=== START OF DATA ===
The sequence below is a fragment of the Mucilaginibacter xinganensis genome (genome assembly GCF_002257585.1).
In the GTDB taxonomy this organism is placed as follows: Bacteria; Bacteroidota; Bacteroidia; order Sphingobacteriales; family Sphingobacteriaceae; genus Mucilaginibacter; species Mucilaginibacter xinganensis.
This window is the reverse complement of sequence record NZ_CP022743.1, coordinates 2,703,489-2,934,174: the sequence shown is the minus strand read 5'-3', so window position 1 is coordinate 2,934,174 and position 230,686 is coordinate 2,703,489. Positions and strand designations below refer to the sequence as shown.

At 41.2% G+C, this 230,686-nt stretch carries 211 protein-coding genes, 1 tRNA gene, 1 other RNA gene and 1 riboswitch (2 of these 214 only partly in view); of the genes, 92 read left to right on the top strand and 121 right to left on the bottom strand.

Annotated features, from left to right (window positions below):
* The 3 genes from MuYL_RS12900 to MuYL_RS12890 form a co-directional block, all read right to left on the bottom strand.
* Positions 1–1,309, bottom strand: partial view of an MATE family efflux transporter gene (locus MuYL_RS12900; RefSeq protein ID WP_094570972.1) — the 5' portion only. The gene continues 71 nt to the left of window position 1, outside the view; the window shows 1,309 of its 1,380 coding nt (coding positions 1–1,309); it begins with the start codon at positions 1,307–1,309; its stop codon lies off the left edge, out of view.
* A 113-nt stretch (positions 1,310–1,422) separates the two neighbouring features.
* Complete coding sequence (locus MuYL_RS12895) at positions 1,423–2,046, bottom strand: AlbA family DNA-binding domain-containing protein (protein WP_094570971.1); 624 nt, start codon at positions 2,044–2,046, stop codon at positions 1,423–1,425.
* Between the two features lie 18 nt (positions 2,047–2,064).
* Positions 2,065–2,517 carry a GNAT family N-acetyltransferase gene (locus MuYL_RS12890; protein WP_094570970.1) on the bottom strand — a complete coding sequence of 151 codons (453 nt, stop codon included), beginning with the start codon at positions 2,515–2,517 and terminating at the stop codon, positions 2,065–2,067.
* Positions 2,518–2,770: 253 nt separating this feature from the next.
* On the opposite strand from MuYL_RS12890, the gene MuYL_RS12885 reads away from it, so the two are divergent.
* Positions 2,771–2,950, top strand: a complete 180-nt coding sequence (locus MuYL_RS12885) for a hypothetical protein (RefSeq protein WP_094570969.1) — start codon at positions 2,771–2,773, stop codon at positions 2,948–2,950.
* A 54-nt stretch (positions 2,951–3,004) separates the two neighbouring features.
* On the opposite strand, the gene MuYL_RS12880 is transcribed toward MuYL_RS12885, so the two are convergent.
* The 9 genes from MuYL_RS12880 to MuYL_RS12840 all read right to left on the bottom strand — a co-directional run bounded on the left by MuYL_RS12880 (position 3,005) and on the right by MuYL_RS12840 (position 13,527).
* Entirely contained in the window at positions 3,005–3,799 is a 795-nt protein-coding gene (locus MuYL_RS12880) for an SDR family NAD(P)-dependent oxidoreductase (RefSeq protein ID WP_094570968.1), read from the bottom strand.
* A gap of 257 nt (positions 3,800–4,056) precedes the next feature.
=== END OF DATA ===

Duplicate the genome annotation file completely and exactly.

The sequence below is a fragment of the Mucilaginibacter xinganensis genome (genome assembly GCF_002257585.1).
In the GTDB taxonomy this organism is placed as follows: Bacteria; Bacteroidota; Bacteroidia; order Sphingobacteriales; family Sphingobacteriaceae; genus Mucilaginibacter; species Mucilaginibacter xinganensis.
This window is the reverse complement of sequence record NZ_CP022743.1, coordinates 2,703,489-2,934,174: the sequence shown is the minus strand read 5'-3', so window position 1 is coordinate 2,934,174 and position 230,686 is coordinate 2,703,489. Positions and strand designations below refer to the sequence as shown.

At 41.2% G+C, this 230,686-nt stretch carries 211 protein-coding genes, 1 tRNA gene, 1 other RNA gene and 1 riboswitch (2 of these 214 only partly in view); of the genes, 92 read left to right on the top strand and 121 right to left on the bottom strand.

Annotated features, from left to right (window positions below):
* The 3 genes from MuYL_RS12900 to MuYL_RS12890 form a co-directional block, all read right to left on the bottom strand.
* Positions 1–1,309, bottom strand: partial view of an MATE family efflux transporter gene (locus MuYL_RS12900; RefSeq protein ID WP_094570972.1) — the 5' portion only. The gene continues 71 nt to the left of window position 1, outside the view; the window shows 1,309 of its 1,380 coding nt (coding positions 1–1,309); it begins with the start codon at positions 1,307–1,309; its stop codon lies off the left edge, out of view.
* A 113-nt stretch (positions 1,310–1,422) separates the two neighbouring features.
* Complete coding sequence (locus MuYL_RS12895) at positions 1,423–2,046, bottom strand: AlbA family DNA-binding domain-containing protein (protein WP_094570971.1); 624 nt, start codon at positions 2,044–2,046, stop codon at positions 1,423–1,425.
* Between the two features lie 18 nt (positions 2,047–2,064).
* Positions 2,065–2,517 carry a GNAT family N-acetyltransferase gene (locus MuYL_RS12890; protein WP_094570970.1) on the bottom strand — a complete coding sequence of 151 codons (453 nt, stop codon included), beginning with the start codon at positions 2,515–2,517 and terminating at the stop codon, positions 2,065–2,067.
* Positions 2,518–2,770: 253 nt separating this feature from the next.
* On the opposite strand from MuYL_RS12890, the gene MuYL_RS12885 reads away from it, so the two are divergent.
* Positions 2,771–2,950, top strand: a complete 180-nt coding sequence (locus MuYL_RS12885) for a hypothetical protein (RefSeq protein WP_094570969.1) — start codon at positions 2,771–2,773, stop codon at positions 2,948–2,950.
* A 54-nt stretch (positions 2,951–3,004) separates the two neighbouring features.
* On the opposite strand, the gene MuYL_RS12880 is transcribed toward MuYL_RS12885, so the two are convergent.
* The 9 genes from MuYL_RS12880 to MuYL_RS12840 all read right to left on the bottom strand — a co-directional run bounded on the left by MuYL_RS12880 (position 3,005) and on the right by MuYL_RS12840 (position 13,527).
* Entirely contained in the window at positions 3,005–3,799 is a 795-nt protein-coding gene (locus MuYL_RS12880) for an SDR family NAD(P)-dependent oxidoreductase (RefSeq protein ID WP_094570968.1), read from the bottom strand.
* A gap of 257 nt (positions 3,800–4,056) precedes the next feature.